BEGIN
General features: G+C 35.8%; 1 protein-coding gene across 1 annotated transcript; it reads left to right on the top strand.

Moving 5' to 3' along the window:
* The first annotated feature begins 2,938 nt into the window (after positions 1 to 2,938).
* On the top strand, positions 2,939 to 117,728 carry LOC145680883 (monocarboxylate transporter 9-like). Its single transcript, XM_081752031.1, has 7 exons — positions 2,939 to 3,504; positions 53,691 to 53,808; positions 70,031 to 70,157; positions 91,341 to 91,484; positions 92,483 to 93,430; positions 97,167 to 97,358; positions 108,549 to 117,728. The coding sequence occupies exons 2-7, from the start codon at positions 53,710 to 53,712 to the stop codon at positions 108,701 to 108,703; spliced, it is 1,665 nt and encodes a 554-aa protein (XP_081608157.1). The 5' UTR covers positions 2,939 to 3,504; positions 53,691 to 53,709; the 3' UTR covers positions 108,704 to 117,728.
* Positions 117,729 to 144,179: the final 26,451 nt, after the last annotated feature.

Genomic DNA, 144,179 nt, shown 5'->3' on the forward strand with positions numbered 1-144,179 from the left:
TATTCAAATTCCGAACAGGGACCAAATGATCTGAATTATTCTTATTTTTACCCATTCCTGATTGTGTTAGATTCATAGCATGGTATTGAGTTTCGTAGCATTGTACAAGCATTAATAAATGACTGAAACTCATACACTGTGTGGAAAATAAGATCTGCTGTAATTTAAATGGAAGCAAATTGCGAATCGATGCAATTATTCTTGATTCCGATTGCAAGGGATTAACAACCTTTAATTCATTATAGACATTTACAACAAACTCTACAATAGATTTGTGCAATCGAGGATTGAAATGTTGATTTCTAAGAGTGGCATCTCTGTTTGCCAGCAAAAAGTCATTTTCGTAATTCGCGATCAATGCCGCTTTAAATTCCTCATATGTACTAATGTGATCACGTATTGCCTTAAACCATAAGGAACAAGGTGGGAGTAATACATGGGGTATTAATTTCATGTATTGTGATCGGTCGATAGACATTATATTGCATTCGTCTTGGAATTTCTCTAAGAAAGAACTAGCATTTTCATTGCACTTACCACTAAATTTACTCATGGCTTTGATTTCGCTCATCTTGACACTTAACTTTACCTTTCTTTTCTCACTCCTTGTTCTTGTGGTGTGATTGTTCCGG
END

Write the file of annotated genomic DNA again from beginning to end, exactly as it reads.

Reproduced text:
General features: G+C 35.8%; 1 protein-coding gene across 1 annotated transcript; it reads left to right on the top strand.

Moving 5' to 3' along the window:
* The first annotated feature begins 2,938 nt into the window (after positions 1 to 2,938).
* On the top strand, positions 2,939 to 117,728 carry LOC145680883 (monocarboxylate transporter 9-like). Its single transcript, XM_081752031.1, has 7 exons — positions 2,939 to 3,504; positions 53,691 to 53,808; positions 70,031 to 70,157; positions 91,341 to 91,484; positions 92,483 to 93,430; positions 97,167 to 97,358; positions 108,549 to 117,728. The coding sequence occupies exons 2-7, from the start codon at positions 53,710 to 53,712 to the stop codon at positions 108,701 to 108,703; spliced, it is 1,665 nt and encodes a 554-aa protein (XP_081608157.1). The 5' UTR covers positions 2,939 to 3,504; positions 53,691 to 53,709; the 3' UTR covers positions 108,704 to 117,728.
* Positions 117,729 to 144,179: the final 26,451 nt, after the last annotated feature.

Genomic DNA, 144,179 nt, shown 5'->3' on the forward strand with positions numbered 1-144,179 from the left:
TATTCAAATTCCGAACAGGGACCAAATGATCTGAATTATTCTTATTTTTACCCATTCCTGATTGTGTTAGATTCATAGCATGGTATTGAGTTTCGTAGCATTGTACAAGCATTAATAAATGACTGAAACTCATACACTGTGTGGAAAATAAGATCTGCTGTAATTTAAATGGAAGCAAATTGCGAATCGATGCAATTATTCTTGATTCCGATTGCAAGGGATTAACAACCTTTAATTCATTATAGACATTTACAACAAACTCTACAATAGATTTGTGCAATCGAGGATTGAAATGTTGATTTCTAAGAGTGGCATCTCTGTTTGCCAGCAAAAAGTCATTTTCGTAATTCGCGATCAATGCCGCTTTAAATTCCTCATATGTACTAATGTGATCACGTATTGCCTTAAACCATAAGGAACAAGGTGGGAGTAATACATGGGGTATTAATTTCATGTATTGTGATCGGTCGATAGACATTATATTGCATTCGTCTTGGAATTTCTCTAAGAAAGAACTAGCATTTTCATTGCACTTACCACTAAATTTACTCATGGCTTTGATTTCGCTCATCTTGACACTTAACTTTACCTTTCTTTTCTCACTCCTTGTTCTTGTGGTGTGATTGTTCCGG